This practice of labeling individuals as reactionary/backwardist and, without solid proof, claiming that they have a hidden agenda, is a strategy that has been used time and time again in modern Turkish history, up to this very day. Generally speaking, it is used to destroy individuals' credibility, to incite the military's wrath and to usurp power, wealth and authority. Menderes became a victim of false claims, just like many prime ministers and politicians after him. Neither Turgut Özal, who was one of the most pro-Western and pro-American politicians ever in Turkish history; nor Suleyman Demirel, who was the longtime leader of a center-right party and former prime minister and president of Turkey; nor the current prime minister, Tayyip Erdoğan, nor the current president of the country, Abdullah Gül, could avoid this type of false labeling; for its roots extend back to the Kemalist elite's self-claimed ownership of the country and all national authority. An ironic statement by the PRP's governor of Ankara explains this stance very well. He said, "If communism will come to this country, we should be the ones who will bring it." In other words, any change Turkish society will undergo, has to be decided by the ruling elite.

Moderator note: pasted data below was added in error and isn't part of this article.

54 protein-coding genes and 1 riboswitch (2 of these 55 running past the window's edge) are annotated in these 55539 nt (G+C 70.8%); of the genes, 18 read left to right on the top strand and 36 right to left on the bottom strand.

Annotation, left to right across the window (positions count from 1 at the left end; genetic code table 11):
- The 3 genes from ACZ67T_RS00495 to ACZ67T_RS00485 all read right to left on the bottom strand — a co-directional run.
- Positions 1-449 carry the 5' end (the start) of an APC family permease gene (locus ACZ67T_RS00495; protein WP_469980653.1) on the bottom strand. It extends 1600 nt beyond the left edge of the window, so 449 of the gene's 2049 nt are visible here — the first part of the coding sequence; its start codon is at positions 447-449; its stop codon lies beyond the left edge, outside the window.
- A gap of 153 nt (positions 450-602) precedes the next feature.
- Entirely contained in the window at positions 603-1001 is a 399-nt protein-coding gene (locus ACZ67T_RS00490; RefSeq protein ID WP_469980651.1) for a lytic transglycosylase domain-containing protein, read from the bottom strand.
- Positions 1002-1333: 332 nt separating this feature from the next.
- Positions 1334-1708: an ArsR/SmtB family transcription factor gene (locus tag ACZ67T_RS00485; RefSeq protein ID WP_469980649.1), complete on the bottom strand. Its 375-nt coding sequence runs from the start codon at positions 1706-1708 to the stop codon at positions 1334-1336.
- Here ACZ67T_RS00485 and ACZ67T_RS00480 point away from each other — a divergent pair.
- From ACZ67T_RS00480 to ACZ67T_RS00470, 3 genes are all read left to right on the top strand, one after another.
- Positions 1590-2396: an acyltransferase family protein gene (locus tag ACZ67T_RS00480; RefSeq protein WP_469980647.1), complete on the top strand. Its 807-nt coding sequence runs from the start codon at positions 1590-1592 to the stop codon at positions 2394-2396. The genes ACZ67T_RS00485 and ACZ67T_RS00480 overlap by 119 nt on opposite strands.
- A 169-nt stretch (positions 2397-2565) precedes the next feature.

For this reason, one of the most controversial issues in recent Turkish politics has been the relationship of religion, secularism and the state. Two main arguments related to this issue have solidified. The first of these arguments is that an overwhelming majority of Turks and a sizeable number of intellectuals and academicians are in favor of the American type of secularism, in which the state and religious entities have their separate realms, and the state preserves an equal distance to all beliefs. The second argument is for the opposite type of (French) laicism, which the Kemalist elite prefers, namely the one in which the state has the right to decide how individuals present and practice their religion. In the face of this ongoing controversy, many Turks consider European Union membership a way to secure more rights and freedom for practicing Muslims, and hence, implement the American type of secularism.